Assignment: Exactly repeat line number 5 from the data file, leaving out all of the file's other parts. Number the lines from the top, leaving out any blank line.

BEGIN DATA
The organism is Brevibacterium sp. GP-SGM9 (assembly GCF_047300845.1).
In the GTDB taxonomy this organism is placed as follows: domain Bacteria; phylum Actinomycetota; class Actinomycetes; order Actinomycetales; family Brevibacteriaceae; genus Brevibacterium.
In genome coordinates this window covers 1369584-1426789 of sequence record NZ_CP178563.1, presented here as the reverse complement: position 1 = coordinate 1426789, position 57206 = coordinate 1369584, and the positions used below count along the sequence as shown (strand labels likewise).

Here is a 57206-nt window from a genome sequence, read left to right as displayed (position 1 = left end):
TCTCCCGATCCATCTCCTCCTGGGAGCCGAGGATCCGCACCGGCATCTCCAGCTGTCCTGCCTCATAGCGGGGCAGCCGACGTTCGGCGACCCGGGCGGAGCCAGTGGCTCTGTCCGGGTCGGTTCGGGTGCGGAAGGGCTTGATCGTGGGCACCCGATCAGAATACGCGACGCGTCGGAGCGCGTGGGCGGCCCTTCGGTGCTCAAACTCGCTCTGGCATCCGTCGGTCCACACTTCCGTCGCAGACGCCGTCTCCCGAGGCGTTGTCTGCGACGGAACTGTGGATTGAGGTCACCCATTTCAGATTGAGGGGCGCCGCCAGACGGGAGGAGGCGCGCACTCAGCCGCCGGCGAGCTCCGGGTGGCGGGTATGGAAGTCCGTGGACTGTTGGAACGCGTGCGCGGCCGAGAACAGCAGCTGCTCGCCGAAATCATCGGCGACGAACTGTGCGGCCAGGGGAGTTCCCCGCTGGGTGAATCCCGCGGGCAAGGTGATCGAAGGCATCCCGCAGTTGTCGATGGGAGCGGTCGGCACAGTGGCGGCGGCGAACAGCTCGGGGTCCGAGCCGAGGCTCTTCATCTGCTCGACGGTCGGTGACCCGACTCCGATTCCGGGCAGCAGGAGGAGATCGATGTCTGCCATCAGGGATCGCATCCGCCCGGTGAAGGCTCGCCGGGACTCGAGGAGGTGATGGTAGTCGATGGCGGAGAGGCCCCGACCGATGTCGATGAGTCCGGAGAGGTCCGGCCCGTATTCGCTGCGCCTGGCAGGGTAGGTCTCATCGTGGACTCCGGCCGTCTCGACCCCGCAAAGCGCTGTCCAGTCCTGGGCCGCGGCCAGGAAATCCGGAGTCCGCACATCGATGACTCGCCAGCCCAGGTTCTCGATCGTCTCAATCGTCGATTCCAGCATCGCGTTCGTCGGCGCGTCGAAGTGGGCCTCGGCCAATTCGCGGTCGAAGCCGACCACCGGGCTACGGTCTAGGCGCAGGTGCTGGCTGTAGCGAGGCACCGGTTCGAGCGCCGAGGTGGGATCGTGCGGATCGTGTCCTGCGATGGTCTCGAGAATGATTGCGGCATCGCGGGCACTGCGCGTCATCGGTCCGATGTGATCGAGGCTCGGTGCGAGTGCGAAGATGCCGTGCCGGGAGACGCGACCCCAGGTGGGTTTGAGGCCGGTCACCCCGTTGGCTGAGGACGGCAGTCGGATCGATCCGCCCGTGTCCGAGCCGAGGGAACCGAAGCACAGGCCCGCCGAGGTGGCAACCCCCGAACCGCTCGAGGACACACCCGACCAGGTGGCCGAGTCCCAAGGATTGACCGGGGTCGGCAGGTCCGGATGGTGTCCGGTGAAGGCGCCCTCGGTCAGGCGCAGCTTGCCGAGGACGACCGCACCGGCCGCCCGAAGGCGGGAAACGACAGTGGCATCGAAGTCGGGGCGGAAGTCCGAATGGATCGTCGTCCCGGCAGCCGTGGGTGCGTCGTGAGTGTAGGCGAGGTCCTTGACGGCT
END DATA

TCTCCCGATCCATCTCCTCCTGGGAGCCGAGGATCCGCACCGGCATCTCCAGCTGTCCTGCCTCATAGCGGGGCAGCCGACGTTCGGCGACCCGGGCGGAGCCAGTGGCTCTGTCCGGGTCGGTTCGGGTGCGGAAGGGCTTGATCGTGGGCACCCGATCAGAATACGCGACGCGTCGGAGCGCGTGGGCGGCCCTTCGGTGCTCAAACTCGCTCTGGCATCCGTCGGTCCACACTTCCGTCGCAGACGCCGTCTCCCGAGGCGTTGTCTGCGACGGAACTGTGGATTGAGGTCACCCATTTCAGATTGAGGGGCGCCGCCAGACGGGAGGAGGCGCGCACTCAGCCGCCGGCGAGCTCCGGGTGGCGGGTATGGAAGTCCGTGGACTGTTGGAACGCGTGCGCGGCCGAGAACAGCAGCTGCTCGCCGAAATCATCGGCGACGAACTGTGCGGCCAGGGGAGTTCCCCGCTGGGTGAATCCCGCGGGCAAGGTGATCGAAGGCATCCCGCAGTTGTCGATGGGAGCGGTCGGCACAGTGGCGGCGGCGAACAGCTCGGGGTCCGAGCCGAGGCTCTTCATCTGCTCGACGGTCGGTGACCCGACTCCGATTCCGGGCAGCAGGAGGAGATCGATGTCTGCCATCAGGGATCGCATCCGCCCGGTGAAGGCTCGCCGGGACTCGAGGAGGTGATGGTAGTCGATGGCGGAGAGGCCCCGACCGATGTCGATGAGTCCGGAGAGGTCCGGCCCGTATTCGCTGCGCCTGGCAGGGTAGGTCTCATCGTGGACTCCGGCCGTCTCGACCCCGCAAAGCGCTGTCCAGTCCTGGGCCGCGGCCAGGAAATCCGGAGTCCGCACATCGATGACTCGCCAGCCCAGGTTCTCGATCGTCTCAATCGTCGATTCCAGCATCGCGTTCGTCGGCGCGTCGAAGTGGGCCTCGGCCAATTCGCGGTCGAAGCCGACCACCGGGCTACGGTCTAGGCGCAGGTGCTGGCTGTAGCGAGGCACCGGTTCGAGCGCCGAGGTGGGATCGTGCGGATCGTGTCCTGCGATGGTCTCGAGAATGATTGCGGCATCGCGGGCACTGCGCGTCATCGGTCCGATGTGATCGAGGCTCGGTGCGAGTGCGAAGATGCCGTGCCGGGAGACGCGACCCCAGGTGGGTTTGAGGCCGGTCACCCCGTTGGCTGAGGACGGCAGTCGGATCGATCCGCCCGTGTCCGAGCCGAGGGAACCGAAGCACAGGCCCGCCGAGGTGGCAACCCCCGAACCGCTCGAGGACACACCCGACCAGGTGGCCGAGTCCCAAGGATTGACCGGGGTCGGCAGGTCCGGATGGTGTCCGGTGAAGGCGCCCTCGGTCAGGCGCAGCTTGCCGAGGACGACCGCACCGGCCGCCCGAAGGCGGGAAACGACAGTGGCATCGAAGTCGGGGCGGAAGTCCGAATGGATCGTCGTCCCGGCAGCCGTGGGTGCGTCGTGAGTGTAGGCGAGGTCCTTGACGGCT